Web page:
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Inna Moshkovich: Nature in the Abstract

Written by: Maurice Taplinger

Ocean Surface II Mixed Media on Canvas

It is highly probable that, having been born in Odessa, Ukraine, and having settled in Sydney, Australia, Inna Moshkovich never heard of Jon Schueler. Nonetheless, her paintings show a kinship with that older artist, who would certainly have been known as one of the most gifted of the Abstract Expressionists, had he not moved to Scotland at the crucial moment when America's most significant homegrown art movement was gaining momentum. For like Schueler, who drew inspiration from the Scottish skies, Moshkovich is inspired by nature in a manner much more direct than most other abstract painters.

Just how successful Moshkovich is at translating the particulars of landscape into purely painterly terms can be seen in the exhibition "Out From Down Under & Beyond" at Agora Gallery, 530 West 25th Street, from May 10 to 30 (Reception: May 15 from 6 to 8 PM). In both her acrylic paintings and innovative wool collages, Moshkovich captures a sense of light and movement that brings her compositions alive in a unique manner. More vital to her endeavor than the lay of the land or solid forms are atmospheric elements, which she conjures in a manner that suggests both the lessons of Impressionism and the great British landscape painter Turner's statement about painting with "tinted steam." For Moshkovich has that exceedingly rare ability to make the most ethereal elements in nature palpable in pigment.

Perhaps the most striking evidence of this can be seen in her "Play of Light Series," focusing on skies in which wispy cloud formations appear shot through with intense sunlight. In these large canvases, delicate dappled strokes of pale yet luminous hues evoke specific qualities of air and natural illumination with an immediacy that eludes most realists. By limiting her composition to an expanse of sky, cut off from land and other referents, Moshkovich captures the vital spirit of her subject without sacrificing the abstract integrity of her compositions.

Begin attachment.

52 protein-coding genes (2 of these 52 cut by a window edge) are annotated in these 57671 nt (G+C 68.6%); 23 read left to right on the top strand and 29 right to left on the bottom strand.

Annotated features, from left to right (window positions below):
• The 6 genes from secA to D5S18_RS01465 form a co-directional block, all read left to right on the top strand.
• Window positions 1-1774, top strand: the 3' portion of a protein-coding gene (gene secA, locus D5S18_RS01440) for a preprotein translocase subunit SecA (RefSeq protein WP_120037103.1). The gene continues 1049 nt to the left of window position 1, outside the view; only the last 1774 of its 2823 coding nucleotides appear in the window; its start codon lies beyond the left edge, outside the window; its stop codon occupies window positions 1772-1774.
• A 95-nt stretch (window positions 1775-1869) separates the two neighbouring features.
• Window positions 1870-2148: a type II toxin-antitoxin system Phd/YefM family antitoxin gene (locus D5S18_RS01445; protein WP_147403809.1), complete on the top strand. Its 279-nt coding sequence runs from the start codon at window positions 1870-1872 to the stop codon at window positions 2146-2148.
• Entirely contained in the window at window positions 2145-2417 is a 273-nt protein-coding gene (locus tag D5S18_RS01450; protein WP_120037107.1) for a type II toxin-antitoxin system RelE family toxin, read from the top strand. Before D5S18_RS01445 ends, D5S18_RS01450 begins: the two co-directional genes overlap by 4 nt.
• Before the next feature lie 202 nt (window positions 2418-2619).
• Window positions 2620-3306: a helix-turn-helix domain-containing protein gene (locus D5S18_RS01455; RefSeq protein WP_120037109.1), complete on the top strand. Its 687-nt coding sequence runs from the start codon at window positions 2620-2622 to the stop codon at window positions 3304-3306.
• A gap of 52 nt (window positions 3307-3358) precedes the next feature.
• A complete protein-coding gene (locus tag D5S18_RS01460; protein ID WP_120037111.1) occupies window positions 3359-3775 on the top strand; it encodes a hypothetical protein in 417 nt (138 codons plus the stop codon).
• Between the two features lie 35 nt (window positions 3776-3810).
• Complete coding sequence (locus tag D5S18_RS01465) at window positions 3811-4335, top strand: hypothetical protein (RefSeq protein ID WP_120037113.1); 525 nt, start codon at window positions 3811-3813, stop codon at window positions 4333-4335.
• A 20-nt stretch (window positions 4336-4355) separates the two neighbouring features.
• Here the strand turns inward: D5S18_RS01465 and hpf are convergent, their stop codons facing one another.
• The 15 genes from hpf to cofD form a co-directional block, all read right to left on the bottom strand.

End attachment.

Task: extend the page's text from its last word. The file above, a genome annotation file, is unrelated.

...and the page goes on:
Moshkovich's approach arises not so much out of a desire to avoid describing the particular details of landscape, but out of a genuine need to celebrate those less obvious qualities of light and air that animate nature as a whole. Thus she achieves not merely the semblance of abstraction that results from arrangements of nonobjective shapes and color areas, but the deeper distillation of essences that true abstraction involves.

Watery expanses also provide Moshkovich an opportunity to conjure up a sense of movement and shifting light, as seen in her "Ocean Surface Series," where the colors are more somber than in the previous series and the forms take on a more gestural thrust akin to Abstract Expressionism, even while retaining the sense of subtlety and restraint that sets her apart from her predecessors of the New York School. Indeed, if she shares qualities in common with any of those older artists, perhaps her closest affinity may be for the early abstractions of Philip Guston, with their sensitive, jotted strokes and soft pinkish colorations.

However, Inna Moshkovich has a unique grasp of nature, formed in Ukraine, where she remembers the changes of seasons as "quite drastic" and transplanted to the rugged terrain of Australia. Thus the synthesis of the actual and the abstract that she achieves is a unique accomplishment.

Image Credits: Ocean Surface II Mixed Media on Canvas, 39.5" x 29.5"

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